Don Quixote

by Edith Grossman, Miguel de Cervantes

HarperCollins | February 10, 2009 | Kobo Edition (eBook)

Don Quixote is rated 5 out of 5 by 5.

Edith Grossman's definitive English translation of the Spanish masterpiece. Widely regarded as the world's first modern novel, and one of the funniest and most tragic books ever written, Don Quixote chronicles the famous picaresque adventures of the noble knight-errant Don Quixote of La Mancha and his faithful squire, Sancho Panza, as they travel through sixteenth-century Spain. Unless you read Spanish, you've never read Don Quixote.

"Though there have been many valuable English translations of Don Quixote, I would commend Edith Grossman's version for the extraordinarily high quality of her prose. The Knight and Sancho are so eloquently rendered by Grossman that the vitality of their characterization is more clearly conveyed than ever before. There is also an astonishing contextualization of Don Quixote and Sancho in Grossman's translation that I believe has not been achieved before. The spiritual atmosphere of a Spain already in steep decline can be felt throughout, thanks to her heightened quality of diction.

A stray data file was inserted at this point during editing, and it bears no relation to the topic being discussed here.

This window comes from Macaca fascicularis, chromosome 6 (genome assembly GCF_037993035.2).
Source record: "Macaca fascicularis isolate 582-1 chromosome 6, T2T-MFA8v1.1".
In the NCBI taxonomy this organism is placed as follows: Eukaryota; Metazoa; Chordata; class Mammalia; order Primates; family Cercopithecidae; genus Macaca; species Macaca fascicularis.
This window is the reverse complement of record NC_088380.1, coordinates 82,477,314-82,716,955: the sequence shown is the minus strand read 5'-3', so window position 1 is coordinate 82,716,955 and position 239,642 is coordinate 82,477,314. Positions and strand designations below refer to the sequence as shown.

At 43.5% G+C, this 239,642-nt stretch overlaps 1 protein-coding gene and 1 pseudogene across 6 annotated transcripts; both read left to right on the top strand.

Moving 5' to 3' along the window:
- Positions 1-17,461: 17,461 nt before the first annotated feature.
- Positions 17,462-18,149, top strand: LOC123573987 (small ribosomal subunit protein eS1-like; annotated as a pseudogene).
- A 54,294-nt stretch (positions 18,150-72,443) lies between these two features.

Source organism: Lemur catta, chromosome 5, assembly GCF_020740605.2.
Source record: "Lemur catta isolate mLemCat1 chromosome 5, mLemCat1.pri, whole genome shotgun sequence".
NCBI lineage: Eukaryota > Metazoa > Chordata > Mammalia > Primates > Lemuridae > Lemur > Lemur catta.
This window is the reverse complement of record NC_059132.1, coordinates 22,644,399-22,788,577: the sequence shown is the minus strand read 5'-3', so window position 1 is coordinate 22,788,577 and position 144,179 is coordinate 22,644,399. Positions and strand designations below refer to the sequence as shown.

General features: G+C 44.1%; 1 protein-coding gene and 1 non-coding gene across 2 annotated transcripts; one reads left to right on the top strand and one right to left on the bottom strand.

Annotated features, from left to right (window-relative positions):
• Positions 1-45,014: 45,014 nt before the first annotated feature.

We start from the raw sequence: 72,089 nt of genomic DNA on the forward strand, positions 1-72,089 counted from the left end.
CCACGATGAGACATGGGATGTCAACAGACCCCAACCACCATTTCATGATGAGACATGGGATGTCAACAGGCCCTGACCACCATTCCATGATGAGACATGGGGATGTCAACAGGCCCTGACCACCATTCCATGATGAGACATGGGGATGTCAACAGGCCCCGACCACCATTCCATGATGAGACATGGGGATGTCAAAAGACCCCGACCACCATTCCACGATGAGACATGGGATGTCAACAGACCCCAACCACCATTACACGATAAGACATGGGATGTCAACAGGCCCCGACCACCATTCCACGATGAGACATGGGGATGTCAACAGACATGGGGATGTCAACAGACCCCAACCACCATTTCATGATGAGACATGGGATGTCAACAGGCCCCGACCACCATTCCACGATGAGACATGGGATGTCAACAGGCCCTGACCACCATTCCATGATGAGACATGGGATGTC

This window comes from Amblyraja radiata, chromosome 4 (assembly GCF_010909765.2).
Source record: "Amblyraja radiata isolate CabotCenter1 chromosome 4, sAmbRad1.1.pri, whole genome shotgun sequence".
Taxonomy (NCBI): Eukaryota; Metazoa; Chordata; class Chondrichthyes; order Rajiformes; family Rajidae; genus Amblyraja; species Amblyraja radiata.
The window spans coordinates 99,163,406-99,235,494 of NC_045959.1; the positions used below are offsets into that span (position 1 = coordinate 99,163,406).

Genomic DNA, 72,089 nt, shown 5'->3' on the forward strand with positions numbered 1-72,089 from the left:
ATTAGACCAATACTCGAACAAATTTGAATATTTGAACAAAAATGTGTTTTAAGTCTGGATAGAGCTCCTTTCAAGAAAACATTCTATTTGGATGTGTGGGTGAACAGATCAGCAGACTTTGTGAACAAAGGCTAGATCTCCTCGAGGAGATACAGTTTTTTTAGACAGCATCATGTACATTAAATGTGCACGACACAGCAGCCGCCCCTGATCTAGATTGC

Grossman might be called the Glenn Gould of translators, because she, too, articulates every note. Reading her amazing mode of finding equivalents in English for Cervantes's darkening vision is an entrance into a further understanding of why this great book contains within itself all the novels that have followed in its sublime wake."

From the Introduction by Harold Bloom

Miguel de Cervantes was born on September 29, 1547, in Alcala de Henares, Spain. At twenty-three he enlisted in the Spanish militia and in 1571 fought against the Turks in the battle of Lepanto, where a gunshot wound permanently crippled his left hand. He spent four more years at sea and then another five as a slave after being captured by Barbary pirates. Ransomed by his family, he returned to Madrid but his disability hampered him; it was in debtor's prison that he began to write Don Quixote. Cervantes wrote many other works, including poems and plays, but he remains best known as the author of Don Quixote. He died on April 23, 1616.

Format: Kobo Edition (eBook)

Published: February 10, 2009

Publisher: HarperCollins

Language: English

The following ISBNs are associated with this title:

ISBN - 10: 0061957887

ISBN - 13: 9780061957888

Found in: Fiction and Literature

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Reviews